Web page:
Academic distance: why Europe’s universities keep us honest

19 May 16

Our European neighbours remind us of the social and cultural value of higher education, not just its economic advantages

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Higher education is a European Union-friendly zone. With the exception of a few, often elderly, ultras, usually professors of economics true to the Thatcherite flame, most academics support continuing membership of the EU. So do most students, bar a few latter-day Jacob Rees-Moggs, as would be expected because the younger and the better educated you are the more you are likely to be pro-EU. The universities themselves clearly do well out of most European programmes, in particular the successive tranches of ‘Framework’ funding for research even if they are more agnostic about the benefits of student mobility and exchanges under the Erasmus programme.

End of story, surely – what else is there to say about higher education and the EU? Not quite, because even our EU-friendly universities cannot escape the nationalistic and narrow discourses that dominate the referendum debate. A nationalistic discourse structured round ‘us’, the UK, and ‘them’, Europe. Universities tend either to stand apart, preferring to see themselves as part of a mid-Atlantic Anglo-Saxon tradition and resisting the obvious historical fact that they have been at the heart of the development of the European university; or to patronise their (other) European peers by suggesting that our own peculiar practices – three-year undergraduate degrees, market obsessions, high tuition fees (at any rate in England) – represent a model that these backward folk must (eventually) follow. The famous (apocryphal?) headline ‘Fog in the Channel - Europe Cut Off’ comes to mind.

It is more difficult to blame UK universities for the second, narrow and instrumentalist, discourse that emphasises the role that contemporary universities play in the growth of a post-industrial knowledge-based society – and therefore their contribution to national and/or European competitiveness in the global economy. In their Lisbon Declaration of 2000, reiterated in 2005, European leaders set the ambitious target that Europe would be the most advanced world region by 2010 – until the global banking crisis, economic recession and stagnation in the eurozone put paid to this, perhaps always over-blown, ambition.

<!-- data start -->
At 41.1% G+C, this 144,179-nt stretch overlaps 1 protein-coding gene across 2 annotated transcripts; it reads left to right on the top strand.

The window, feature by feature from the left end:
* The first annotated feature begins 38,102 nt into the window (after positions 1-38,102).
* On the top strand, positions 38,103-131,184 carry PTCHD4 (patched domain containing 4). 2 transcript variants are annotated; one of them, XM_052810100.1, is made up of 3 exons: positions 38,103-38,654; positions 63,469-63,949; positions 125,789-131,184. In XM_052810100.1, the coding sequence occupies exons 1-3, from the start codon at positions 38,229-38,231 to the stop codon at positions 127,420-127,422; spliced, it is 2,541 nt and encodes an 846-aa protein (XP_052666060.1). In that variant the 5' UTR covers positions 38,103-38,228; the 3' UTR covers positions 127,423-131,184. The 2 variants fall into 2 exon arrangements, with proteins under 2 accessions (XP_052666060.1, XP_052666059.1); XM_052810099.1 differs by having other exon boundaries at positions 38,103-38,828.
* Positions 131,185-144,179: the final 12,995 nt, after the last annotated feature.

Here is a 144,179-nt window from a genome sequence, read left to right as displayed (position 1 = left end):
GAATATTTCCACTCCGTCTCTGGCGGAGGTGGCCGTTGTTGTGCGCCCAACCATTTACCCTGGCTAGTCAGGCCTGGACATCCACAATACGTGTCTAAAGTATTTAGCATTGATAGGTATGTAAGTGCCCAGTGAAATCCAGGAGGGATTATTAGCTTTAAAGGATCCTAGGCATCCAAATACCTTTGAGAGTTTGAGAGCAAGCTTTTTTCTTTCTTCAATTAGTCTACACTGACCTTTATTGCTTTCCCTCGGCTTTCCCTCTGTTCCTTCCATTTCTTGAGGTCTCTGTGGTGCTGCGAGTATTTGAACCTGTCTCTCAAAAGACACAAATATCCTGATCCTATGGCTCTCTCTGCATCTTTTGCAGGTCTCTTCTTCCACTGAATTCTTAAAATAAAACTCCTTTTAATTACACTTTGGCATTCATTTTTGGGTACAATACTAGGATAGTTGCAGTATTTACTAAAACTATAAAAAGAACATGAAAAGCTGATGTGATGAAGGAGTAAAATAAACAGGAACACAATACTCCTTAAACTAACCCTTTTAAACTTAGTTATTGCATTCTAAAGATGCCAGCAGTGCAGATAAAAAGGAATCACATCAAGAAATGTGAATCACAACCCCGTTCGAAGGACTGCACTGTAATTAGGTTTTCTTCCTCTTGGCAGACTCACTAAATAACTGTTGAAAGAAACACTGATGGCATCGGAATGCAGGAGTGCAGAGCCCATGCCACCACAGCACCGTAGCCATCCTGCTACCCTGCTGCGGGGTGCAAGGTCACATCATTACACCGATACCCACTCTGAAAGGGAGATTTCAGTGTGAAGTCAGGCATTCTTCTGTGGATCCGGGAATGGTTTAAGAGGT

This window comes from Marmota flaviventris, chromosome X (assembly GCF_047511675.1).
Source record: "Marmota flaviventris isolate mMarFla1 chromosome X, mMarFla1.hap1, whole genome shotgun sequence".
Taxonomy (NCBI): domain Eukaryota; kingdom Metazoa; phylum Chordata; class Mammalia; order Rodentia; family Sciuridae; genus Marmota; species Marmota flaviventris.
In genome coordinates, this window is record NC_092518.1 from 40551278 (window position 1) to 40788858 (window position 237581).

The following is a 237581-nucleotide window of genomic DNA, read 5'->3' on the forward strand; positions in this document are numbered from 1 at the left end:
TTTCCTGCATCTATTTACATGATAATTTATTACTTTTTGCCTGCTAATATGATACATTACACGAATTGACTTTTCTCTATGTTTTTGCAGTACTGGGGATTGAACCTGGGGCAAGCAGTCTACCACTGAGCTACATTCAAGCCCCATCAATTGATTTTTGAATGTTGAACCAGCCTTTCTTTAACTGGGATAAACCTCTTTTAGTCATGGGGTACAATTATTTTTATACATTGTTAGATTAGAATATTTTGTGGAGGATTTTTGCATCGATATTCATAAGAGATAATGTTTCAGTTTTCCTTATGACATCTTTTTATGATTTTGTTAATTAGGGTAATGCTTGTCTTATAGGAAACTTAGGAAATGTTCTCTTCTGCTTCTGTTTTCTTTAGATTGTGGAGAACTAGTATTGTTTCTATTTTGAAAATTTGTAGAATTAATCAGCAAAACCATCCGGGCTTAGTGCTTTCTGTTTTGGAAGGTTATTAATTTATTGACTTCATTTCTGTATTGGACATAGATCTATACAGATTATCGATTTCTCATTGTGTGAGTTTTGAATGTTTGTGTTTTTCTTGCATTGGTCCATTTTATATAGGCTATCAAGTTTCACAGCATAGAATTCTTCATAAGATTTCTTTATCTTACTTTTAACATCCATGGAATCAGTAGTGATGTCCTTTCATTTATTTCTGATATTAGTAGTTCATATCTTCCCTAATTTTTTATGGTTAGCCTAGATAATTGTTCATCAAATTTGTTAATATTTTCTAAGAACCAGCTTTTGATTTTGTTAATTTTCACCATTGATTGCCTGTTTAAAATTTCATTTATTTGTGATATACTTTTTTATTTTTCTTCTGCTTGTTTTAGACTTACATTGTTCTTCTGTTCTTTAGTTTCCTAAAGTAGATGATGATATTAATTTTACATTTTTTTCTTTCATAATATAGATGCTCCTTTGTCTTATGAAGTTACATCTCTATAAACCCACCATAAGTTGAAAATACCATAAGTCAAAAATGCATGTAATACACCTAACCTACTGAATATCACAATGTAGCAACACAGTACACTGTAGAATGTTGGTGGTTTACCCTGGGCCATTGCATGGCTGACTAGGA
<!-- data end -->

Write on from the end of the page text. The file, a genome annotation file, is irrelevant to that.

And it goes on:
On this we and our fellow Europeans are at one. After a passing reference of culture, civilisation, critical enquiry, curiosity-driven research, the powers of the mind, Uncle Tom Cobbleigh and all, politicians pass quickly onto the meat of their message – how universities can boost employability and produce ever more ‘impactful’ research. And, shedding just as quickly the flummery of their faux-medieval/Renaissance robes, university leaders agree. This is the pattern everywhere in the world. Every self-respecting government has produced a policy paper along these lines, usually labelled ‘Clever [add country]’. No vice-chancellor, president or rector can resist talking about the economic footprint of their university, its contribution to the regional economy and the global research effort. In the booming higher education economies of east Asia, Singapore, South Korea, now China, there is little pretence that higher education is more than a machine to improve national competitiveness and boost lifetime earnings for individuals. Cynics may conclude that, in a world saturated by neoliberal thinking, these have become the only measures of success.

However, although Europe has generally gone along with these narrow and instrumental agendas for higher education, it has sometimes been with reticence and even regret. A residual respect has been retained in many European countries (Scandinavia, Scotland?) for what is called the ‘social dimension’. Some interpret this somewhat opaque phrase as a license to stick to wholly tax-funded university systems and eschew student fees. Others prefer a somewhat looser interpretation, emphasising the wider social responsibilities of higher education in open and democratic societies. Either way it is part of the European university’s DNA. More recently, Europe has become one of the most contested sites of globalisation, both its creative and ugly sides. European jobs have haemorrhaged to lower-wage countries lacking state-sponsored welfare systems (and the habits of solidarity bred by the horrors of the 20th century from Verdun to Auschwitz?). Its shores are besieged by the dispossessed, the debris of their lives littering the shores of the Aegean (Homer’s ‘wine-dark sea’).

Our academic and scientific connection with Europe ­– indissoluble, whatever the outcome of the June referendum – maybe offers an essential corrective. Its value, paradoxically, lies in Europe’s reticence and regret, its hesitation about wholly defining the purposes and value of higher education in terms of skills, jobs, earnings and growth. The economic case for higher education will never lack the heaviest of heavyweight support; it is the social, and cultural, case that deserves not to be ignored. Remembering we are Europeans keeps us honest.

Peter Scott will be speaking at the CIPFA-Covi debate on how the EU affects skills and education on Monday 23 May

  • Peter Scott
    Peter Scott

    professor of higher education studies at the UCL Institute of Education

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